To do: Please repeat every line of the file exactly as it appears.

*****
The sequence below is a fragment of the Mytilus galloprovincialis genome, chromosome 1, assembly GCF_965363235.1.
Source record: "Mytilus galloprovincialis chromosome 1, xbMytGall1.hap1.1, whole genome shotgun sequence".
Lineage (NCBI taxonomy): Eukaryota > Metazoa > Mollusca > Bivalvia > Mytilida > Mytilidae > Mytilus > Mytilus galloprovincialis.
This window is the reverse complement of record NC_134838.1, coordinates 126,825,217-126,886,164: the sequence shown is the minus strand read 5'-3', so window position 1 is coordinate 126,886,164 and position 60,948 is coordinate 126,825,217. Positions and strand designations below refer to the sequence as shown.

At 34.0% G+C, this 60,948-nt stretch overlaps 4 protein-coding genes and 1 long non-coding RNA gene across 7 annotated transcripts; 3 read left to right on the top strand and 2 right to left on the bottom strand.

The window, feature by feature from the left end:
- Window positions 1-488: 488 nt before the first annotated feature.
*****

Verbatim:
The sequence below is a fragment of the Mytilus galloprovincialis genome, chromosome 1, assembly GCF_965363235.1.
Source record: "Mytilus galloprovincialis chromosome 1, xbMytGall1.hap1.1, whole genome shotgun sequence".
Lineage (NCBI taxonomy): Eukaryota > Metazoa > Mollusca > Bivalvia > Mytilida > Mytilidae > Mytilus > Mytilus galloprovincialis.
This window is the reverse complement of record NC_134838.1, coordinates 126,825,217-126,886,164: the sequence shown is the minus strand read 5'-3', so window position 1 is coordinate 126,886,164 and position 60,948 is coordinate 126,825,217. Positions and strand designations below refer to the sequence as shown.

At 34.0% G+C, this 60,948-nt stretch overlaps 4 protein-coding genes and 1 long non-coding RNA gene across 7 annotated transcripts; 3 read left to right on the top strand and 2 right to left on the bottom strand.

The window, feature by feature from the left end:
- Window positions 1-488: 488 nt before the first annotated feature.